Short Stories, Irish literature, Classics, Modern Fiction, Contemporary Literary Fiction, The Japanese Novel, Post Colonial Asian Fiction, The Legacy of the Austro-Hungarian Empire and quality Historical Novels are Among my Interests

Thursday, August 15, 2013

"Cabuliwallah" by Rabindranath Tagore (1938)

Tagore (1861 to 1941) was born in Calcutta,  Indian into a family whose wealth and life style can now only be seen in movies.    His father owned an estate so huge that at one point in his life Tagore traveled through it on a luxurious barge and was met on the river bank by tenants paying token rents to him.   Tagore was raised mostly by servants as his mother died young and his father was very busy administrating the vast estates he owned.   Tagore was educated in classical Indian literature and at age eight began to write poetry and ended up reshaping the Bengali Language.   Later in his life he founded a school and devoted himself entirely to his writing and teachings.   His moral authority became so great that he was able to write the national anthems of both India and Bangladesh, give Gandhi the title of Mahatma (teacher),  and  had a status as a moral leader on a par with  Gandi.   He traveled to the west and met William Butler Yeats, Ezra Pound and other notable literary figures.   This was in a period when western writers were fascinated by Indian thinkers. Yeats wrote the preface for one of his first translated into English books. He wrote largely in Bengali.   His body of work is a great literary treasure.   He was a Hindu Bengali.   He was awarded the Nobel Prize for literature, the first Asian winner and the only winner Indian author to win one to date.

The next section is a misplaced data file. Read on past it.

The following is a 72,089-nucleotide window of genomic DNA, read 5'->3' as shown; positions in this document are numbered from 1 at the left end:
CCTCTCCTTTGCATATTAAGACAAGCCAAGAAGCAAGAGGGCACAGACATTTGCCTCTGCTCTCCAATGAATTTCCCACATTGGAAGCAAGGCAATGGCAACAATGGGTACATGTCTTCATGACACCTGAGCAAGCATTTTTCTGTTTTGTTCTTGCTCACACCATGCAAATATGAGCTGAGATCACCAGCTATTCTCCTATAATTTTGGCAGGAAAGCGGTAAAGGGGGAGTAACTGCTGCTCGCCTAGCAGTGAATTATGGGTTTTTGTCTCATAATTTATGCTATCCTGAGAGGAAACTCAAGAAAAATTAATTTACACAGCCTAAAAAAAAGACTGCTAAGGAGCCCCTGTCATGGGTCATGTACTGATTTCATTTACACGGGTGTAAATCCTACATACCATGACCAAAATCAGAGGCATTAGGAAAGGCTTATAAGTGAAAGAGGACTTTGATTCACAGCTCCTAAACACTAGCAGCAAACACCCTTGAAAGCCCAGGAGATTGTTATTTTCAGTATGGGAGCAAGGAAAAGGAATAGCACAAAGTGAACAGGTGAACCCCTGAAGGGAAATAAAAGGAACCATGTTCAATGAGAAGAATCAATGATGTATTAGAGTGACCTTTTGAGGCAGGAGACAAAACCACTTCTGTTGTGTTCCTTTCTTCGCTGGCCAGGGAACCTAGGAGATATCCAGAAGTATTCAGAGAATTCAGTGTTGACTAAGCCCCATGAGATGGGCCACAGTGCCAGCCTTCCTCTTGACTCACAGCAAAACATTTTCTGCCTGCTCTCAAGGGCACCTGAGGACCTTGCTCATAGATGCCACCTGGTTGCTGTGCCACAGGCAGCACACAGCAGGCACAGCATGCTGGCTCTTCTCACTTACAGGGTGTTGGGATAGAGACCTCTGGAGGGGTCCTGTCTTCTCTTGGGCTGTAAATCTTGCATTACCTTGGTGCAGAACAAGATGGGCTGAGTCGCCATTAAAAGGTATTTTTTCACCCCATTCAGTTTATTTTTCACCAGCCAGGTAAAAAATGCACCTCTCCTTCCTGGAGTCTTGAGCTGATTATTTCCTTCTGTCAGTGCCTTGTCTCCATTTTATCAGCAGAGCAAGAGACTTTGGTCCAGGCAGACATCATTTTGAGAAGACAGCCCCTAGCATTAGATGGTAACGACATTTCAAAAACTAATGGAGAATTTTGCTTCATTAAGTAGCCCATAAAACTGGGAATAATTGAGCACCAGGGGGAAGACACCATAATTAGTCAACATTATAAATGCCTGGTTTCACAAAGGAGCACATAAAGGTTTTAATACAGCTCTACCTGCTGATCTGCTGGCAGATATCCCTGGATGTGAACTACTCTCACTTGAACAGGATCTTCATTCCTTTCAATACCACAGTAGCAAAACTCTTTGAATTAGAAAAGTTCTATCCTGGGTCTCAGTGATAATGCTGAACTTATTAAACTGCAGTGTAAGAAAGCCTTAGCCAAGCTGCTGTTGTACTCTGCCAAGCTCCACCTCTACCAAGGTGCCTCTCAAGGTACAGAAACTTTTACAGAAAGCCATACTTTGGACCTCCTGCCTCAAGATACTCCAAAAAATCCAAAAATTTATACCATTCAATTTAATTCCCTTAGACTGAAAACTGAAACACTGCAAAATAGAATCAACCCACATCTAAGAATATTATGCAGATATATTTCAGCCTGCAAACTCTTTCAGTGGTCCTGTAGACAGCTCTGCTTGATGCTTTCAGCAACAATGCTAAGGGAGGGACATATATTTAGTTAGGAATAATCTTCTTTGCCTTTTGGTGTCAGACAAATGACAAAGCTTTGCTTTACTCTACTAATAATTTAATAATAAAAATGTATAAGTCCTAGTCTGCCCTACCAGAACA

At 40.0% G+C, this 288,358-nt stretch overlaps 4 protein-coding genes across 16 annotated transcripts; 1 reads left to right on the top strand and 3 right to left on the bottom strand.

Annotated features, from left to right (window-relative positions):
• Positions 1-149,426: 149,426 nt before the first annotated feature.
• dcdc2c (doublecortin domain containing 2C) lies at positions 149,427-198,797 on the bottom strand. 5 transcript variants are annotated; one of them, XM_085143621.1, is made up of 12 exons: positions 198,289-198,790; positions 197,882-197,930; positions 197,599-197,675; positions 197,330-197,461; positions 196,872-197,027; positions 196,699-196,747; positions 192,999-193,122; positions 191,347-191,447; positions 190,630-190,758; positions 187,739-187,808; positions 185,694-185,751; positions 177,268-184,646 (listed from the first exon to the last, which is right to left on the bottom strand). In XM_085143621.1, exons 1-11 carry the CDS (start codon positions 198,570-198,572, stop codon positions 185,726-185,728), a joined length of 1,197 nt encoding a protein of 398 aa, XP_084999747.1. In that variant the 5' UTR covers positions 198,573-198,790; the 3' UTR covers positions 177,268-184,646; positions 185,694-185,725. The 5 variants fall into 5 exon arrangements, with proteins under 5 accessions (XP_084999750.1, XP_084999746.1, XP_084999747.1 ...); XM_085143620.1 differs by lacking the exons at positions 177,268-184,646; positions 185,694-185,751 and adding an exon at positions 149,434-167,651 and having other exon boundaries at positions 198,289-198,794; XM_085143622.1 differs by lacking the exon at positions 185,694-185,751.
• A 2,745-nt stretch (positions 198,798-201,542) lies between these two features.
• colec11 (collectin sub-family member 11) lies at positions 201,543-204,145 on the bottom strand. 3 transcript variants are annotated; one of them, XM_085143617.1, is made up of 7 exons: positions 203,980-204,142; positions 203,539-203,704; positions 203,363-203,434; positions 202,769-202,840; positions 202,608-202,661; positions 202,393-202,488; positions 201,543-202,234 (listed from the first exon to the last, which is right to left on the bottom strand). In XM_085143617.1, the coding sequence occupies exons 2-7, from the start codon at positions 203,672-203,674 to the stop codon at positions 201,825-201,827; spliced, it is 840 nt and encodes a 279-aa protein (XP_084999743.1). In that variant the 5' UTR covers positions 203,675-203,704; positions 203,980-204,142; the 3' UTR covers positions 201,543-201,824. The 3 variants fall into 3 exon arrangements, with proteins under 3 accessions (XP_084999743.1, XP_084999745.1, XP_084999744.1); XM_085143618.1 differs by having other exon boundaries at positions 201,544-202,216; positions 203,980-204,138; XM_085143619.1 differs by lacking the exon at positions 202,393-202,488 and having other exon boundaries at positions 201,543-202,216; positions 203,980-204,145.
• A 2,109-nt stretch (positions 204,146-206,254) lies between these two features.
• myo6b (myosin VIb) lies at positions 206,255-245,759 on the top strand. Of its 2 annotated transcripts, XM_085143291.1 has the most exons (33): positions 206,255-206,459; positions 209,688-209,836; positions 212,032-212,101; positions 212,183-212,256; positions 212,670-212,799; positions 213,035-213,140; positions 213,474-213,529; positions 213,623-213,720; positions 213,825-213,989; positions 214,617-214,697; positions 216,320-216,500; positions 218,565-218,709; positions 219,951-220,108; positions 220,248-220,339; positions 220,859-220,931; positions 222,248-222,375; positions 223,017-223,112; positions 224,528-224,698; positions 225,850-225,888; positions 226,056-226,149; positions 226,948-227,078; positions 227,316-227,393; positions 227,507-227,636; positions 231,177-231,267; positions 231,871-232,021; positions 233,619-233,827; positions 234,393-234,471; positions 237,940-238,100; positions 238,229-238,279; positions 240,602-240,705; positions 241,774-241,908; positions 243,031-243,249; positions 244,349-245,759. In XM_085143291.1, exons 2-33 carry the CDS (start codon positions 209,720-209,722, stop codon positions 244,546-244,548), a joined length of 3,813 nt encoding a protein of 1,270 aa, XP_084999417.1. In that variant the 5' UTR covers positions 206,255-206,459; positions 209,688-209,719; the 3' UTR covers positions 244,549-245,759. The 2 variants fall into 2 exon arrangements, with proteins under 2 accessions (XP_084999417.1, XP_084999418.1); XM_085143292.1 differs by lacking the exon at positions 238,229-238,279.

I have previously posted on ten of his delightful short stories.  In addition to being a deeply wise man, Einstein enjoyed discussing metaphysics with him and Gandhi came to him for moral advise, he was a great story teller.  Yesterday I decided it was a good day to read another one of his stories.

"Cubiliwallah" is narrated in the first person by a man writing a novel.   In his description of the novel in progress Tagore seems to be having some gentle fun at his own expense when he describes a ready for Bollywood epic of ancient heroes.   His work is interrupted often by his five year old daughter who loves talking.   A Cubiliwallah goes door to door selling fruits and vegetables.   They have among reputation as kidnappers of children so at first the family is alarmed when the daughter, Mimi, and the Cubiliwallah become good friends.   They always chat a long time whenever he stops to sell his goods. 
One day the Cubiliwallah got into a terrible fight with a customer who refused to pay him.  He ends up going to jail for eight years as the other man was severely injured.  I hate to spoil the very moving ending of this story so I won't.  

Mel u

No comments: